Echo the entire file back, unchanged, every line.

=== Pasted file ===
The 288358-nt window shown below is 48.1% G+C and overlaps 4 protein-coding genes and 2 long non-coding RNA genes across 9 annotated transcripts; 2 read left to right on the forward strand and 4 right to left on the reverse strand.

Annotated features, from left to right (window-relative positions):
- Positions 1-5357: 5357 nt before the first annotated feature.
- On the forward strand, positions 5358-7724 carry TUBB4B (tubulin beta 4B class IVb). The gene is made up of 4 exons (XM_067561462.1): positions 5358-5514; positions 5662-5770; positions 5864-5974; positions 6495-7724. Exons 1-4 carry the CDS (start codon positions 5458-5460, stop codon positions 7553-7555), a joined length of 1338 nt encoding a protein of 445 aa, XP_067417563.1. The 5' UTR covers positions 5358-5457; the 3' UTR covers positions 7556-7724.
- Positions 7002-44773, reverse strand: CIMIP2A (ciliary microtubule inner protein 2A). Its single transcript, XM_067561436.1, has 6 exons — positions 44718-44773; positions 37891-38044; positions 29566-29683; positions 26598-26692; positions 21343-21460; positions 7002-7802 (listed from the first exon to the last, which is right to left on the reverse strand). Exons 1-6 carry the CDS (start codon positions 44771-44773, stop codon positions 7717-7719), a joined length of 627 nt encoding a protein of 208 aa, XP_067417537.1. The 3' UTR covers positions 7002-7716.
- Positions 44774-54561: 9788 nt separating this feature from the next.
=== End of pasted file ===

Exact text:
The 288358-nt window shown below is 48.1% G+C and overlaps 4 protein-coding genes and 2 long non-coding RNA genes across 9 annotated transcripts; 2 read left to right on the forward strand and 4 right to left on the reverse strand.

Annotated features, from left to right (window-relative positions):
- Positions 1-5357: 5357 nt before the first annotated feature.
- On the forward strand, positions 5358-7724 carry TUBB4B (tubulin beta 4B class IVb). The gene is made up of 4 exons (XM_067561462.1): positions 5358-5514; positions 5662-5770; positions 5864-5974; positions 6495-7724. Exons 1-4 carry the CDS (start codon positions 5458-5460, stop codon positions 7553-7555), a joined length of 1338 nt encoding a protein of 445 aa, XP_067417563.1. The 5' UTR covers positions 5358-5457; the 3' UTR covers positions 7556-7724.
- Positions 7002-44773, reverse strand: CIMIP2A (ciliary microtubule inner protein 2A). Its single transcript, XM_067561436.1, has 6 exons — positions 44718-44773; positions 37891-38044; positions 29566-29683; positions 26598-26692; positions 21343-21460; positions 7002-7802 (listed from the first exon to the last, which is right to left on the reverse strand). Exons 1-6 carry the CDS (start codon positions 44771-44773, stop codon positions 7717-7719), a joined length of 627 nt encoding a protein of 208 aa, XP_067417537.1. The 3' UTR covers positions 7002-7716.
- Positions 44774-54561: 9788 nt separating this feature from the next.